The healing phase progressed uneventful. No signs of inflammation, infection, allergy or severe pain were present. The clinical parameters at baseline and at 6 months for the Osteoinductal® and the EMD groups, the configuration of the defects and the CAL gain are displayed in the tables No.1, 2, 3 and in the graph No.1


Treatment Baseline 6 months Difference Significance
Probing depth
Osteoinductal ® 8,60 ± 2,06 3,27 ± 1,39 5,33 ± 1,40 p < 0,001
Emdogain ® 8,53 ± 2,17 4,13 ± 1,30 4,40 ± 2,20 p < 0,001
Gingival recession
Osteoinductal ® 1,60 ± 1,45 2,60 ± 1,72 1,00 ± 1,00 p = 0,007
Emdogain ® 0,47 ± 0,74 1,73 ± 1,49 1,27 ± 1,58 p = 0,01
Clinical attachment level
Osteoinductal ® 10,20 ± 2,08 5,80 ± 2,37 4,40 ± 1,40 p < 0,001
Emdogain ® 9,00 ± 1,96 5,87 ± 1,19 3,13 ± 2,45 p < 0,001
p =0.033
Table 1. Clinical parameters at baseline and 6 months for the EMD (n=15) and the Osteoinductal groups (n=15)


Graph 1: Graphical distribution of the CAL in the experimental groups at baseline and six months after


1 wall 6 8
2 walls 6 7
3 walls 3 -
Table 2. The configuration of the defects


CAL gain (mm) Osteoinductal®   Emdogain®  
% %
0 - - 1 6,67
1 - - 3 20,00
2 1 6,67 3 20,00
3 3 20,00 2 13,33
4 5 33,33 3 20,00
5 2 13,33 2 13,33
6 3 20,00 - -
7 1 6,67 - -
10 - - 1 6,67
Table 3. The CAL gain in the Osteoinductal® and in the EMD group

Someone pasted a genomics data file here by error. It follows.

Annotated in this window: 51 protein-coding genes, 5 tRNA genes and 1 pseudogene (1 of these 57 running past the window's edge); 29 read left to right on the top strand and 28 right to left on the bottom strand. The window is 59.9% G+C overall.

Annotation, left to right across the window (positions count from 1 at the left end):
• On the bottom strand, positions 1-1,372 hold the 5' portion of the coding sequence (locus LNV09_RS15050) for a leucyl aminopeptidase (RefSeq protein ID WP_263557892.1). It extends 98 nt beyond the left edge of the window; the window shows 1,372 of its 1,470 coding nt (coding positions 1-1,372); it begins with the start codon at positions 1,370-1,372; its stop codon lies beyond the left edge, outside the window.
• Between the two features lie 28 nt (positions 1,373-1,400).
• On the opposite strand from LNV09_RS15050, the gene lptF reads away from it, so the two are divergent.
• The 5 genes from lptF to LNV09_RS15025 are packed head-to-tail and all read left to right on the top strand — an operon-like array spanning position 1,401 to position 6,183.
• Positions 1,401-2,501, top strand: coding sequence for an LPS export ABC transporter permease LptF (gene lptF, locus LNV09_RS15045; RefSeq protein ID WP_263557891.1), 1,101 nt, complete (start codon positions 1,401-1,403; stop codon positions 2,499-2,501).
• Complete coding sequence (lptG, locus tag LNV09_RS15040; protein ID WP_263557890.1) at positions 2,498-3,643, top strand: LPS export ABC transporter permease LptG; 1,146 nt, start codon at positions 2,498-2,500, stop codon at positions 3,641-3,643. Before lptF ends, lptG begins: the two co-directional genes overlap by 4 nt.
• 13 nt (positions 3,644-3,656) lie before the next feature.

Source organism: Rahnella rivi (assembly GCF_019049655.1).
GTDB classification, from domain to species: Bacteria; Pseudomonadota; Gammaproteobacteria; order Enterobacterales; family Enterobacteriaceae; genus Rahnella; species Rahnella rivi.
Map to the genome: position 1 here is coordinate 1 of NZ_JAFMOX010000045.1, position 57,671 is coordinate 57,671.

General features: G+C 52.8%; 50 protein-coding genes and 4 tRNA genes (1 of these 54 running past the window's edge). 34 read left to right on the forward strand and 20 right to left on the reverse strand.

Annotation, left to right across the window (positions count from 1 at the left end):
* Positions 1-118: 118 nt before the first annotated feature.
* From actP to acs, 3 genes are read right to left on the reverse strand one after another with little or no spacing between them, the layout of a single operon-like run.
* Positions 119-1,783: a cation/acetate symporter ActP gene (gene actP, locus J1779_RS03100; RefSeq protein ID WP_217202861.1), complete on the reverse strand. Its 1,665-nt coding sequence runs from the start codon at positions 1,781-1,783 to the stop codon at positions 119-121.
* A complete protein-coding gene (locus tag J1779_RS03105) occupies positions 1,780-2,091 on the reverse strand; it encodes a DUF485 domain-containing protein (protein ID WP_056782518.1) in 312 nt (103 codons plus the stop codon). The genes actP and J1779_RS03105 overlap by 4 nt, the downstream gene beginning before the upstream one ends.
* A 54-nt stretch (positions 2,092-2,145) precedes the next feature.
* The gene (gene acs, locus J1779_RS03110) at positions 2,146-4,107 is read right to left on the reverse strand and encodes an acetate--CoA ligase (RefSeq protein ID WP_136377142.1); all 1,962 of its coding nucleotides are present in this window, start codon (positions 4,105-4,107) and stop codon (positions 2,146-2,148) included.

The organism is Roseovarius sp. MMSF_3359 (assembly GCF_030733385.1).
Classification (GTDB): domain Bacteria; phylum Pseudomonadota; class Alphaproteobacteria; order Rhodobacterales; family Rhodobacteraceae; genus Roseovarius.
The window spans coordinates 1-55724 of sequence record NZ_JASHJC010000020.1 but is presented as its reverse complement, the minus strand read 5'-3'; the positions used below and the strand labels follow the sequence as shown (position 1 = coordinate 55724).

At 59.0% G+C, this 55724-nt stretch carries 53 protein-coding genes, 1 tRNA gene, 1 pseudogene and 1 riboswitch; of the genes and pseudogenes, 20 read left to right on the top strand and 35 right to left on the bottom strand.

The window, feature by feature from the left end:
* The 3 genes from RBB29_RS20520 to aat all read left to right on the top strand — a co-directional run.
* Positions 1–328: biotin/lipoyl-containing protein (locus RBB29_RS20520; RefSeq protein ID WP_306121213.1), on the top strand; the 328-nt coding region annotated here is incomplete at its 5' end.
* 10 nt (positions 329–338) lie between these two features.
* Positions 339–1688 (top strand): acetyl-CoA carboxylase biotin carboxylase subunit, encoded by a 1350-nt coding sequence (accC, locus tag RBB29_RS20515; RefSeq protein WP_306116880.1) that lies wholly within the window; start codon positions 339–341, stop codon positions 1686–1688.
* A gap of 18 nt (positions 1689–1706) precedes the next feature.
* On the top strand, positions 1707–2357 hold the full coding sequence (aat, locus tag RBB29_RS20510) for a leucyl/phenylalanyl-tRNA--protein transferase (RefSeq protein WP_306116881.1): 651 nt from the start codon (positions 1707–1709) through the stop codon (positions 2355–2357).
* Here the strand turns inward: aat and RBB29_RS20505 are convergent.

Case A. a) the bone defect exposed Case A. b) Osteoinductal® in situ
Case A. c) Rx image before treatment Case A. d) Rx image six months after the treatment


Case B. a) the bone defect exposed Case B. b) Osteoinductal® in situ
Case B. c) Rx image before treatment Case B. d) Rx image six months after the treatment


At six months after the therapy, the sites treated with OCHS showed a reduction in probing pocket depth (PPD) from 8.60 ± 2.06 mm to 3.27 ± 1.39 mm and a change in clinical attachment level (CAL) from 10.20 ± 2.08 mm to 5.80 ± 2.37 mm (p<0.001). in the group treated with emd, the ppd was reduced from 8.53 ± 2.17 mm to 4.13 ± 1.30 mm and the cal changed from 9.00 ± 1.96 mm to 5.87 ± 1.19 mm (p<0.001). relatively more hard tissue fill was observed radiographically in the defects treated with emd. both treatments resulted in significant improvements of ppd and cal. a statistically significant difference between the two groups in favor of the ochs group was observed with respect to the cal gain (p=0.033), whereas no statistically significant ppd reduction difference between the groups was observed.


Case C. a) the bone defect exposed Case C. b) Emdogain® in situ
Case C. c) Rx image before treatment Case C. d) Rx image six months after the treatment


Case D. a) the bone defect exposed Case D. b) Emdogain® in situ
Case D. c) Rx image before treatment Case D. d) Rx image six months after the treatment



  1. at six months after the surgery, both therapies led to significant improvements of the investigated clinical parameters.
  2. the treatment with Osteoinductal® resulted in significantly higher CAL gains than the treatment with EMD.
  3. more clinical controlled and histological studies are needed in the future to evaluate the regenerative potential of the oily Calcium Hydroxide suspension Osteoinductal®, when compared to other regenerative approaches.


OCHS oily Calcium Hydroxide suspension
EMD enamel matrix derivative
PPD periodontal pocket depth
GR gingival recession
CAL clinical attachment level


This Poster was submitted by Assist.Prof.Dr.Dr.Stefan-Ioan Stratul.

Correspondence address:
Assist.Prof.Dr.Dr.Stefan-Ioan Stratul
Victor Babes University of Medicine and Pharmacy
str.Em.Gojdu no.5
300176 Timisoara